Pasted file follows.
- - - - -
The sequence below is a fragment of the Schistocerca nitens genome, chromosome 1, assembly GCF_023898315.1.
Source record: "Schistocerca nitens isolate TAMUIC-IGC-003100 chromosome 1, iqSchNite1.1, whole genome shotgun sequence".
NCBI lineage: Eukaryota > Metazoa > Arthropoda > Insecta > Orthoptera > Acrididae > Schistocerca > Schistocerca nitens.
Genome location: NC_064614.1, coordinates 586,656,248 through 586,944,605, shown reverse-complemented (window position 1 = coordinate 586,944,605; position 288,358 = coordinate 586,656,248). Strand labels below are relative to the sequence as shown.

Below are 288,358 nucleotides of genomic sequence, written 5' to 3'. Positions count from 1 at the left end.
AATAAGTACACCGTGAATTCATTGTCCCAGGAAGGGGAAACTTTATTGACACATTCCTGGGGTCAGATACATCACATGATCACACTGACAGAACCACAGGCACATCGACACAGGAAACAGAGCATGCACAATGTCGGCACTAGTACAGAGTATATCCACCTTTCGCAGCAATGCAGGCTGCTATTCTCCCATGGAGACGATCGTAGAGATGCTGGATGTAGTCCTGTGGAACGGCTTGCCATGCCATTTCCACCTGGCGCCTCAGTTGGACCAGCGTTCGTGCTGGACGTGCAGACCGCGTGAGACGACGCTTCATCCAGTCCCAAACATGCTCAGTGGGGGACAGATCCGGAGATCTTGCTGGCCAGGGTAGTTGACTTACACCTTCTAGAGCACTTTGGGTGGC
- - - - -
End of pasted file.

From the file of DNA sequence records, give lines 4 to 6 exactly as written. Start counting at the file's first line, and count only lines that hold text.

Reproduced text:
Genome location: NC_064614.1, coordinates 586,656,248 through 586,944,605, shown reverse-complemented (window position 1 = coordinate 586,944,605; position 288,358 = coordinate 586,656,248). Strand labels below are relative to the sequence as shown.

Below are 288,358 nucleotides of genomic sequence, written 5' to 3'. Positions count from 1 at the left end.
AATAAGTACACCGTGAATTCATTGTCCCAGGAAGGGGAAACTTTATTGACACATTCCTGGGGTCAGATACATCACATGATCACACTGACAGAACCACAGGCACATCGACACAGGAAACAGAGCATGCACAATGTCGGCACTAGTACAGAGTATATCCACCTTTCGCAGCAATGCAGGCTGCTATTCTCCCATGGAGACGATCGTAGAGATGCTGGATGTAGTCCTGTGGAACGGCTTGCCATGCCATTTCCACCTGGCGCCTCAGTTGGACCAGCGTTCGTGCTGGACGTGCAGACCGCGTGAGACGACGCTTCATCCAGTCCCAAACATGCTCAGTGGGGGACAGATCCGGAGATCTTGCTGGCCAGGGTAGTTGACTTACACCTTCTAGAGCACTTTGGGTGGC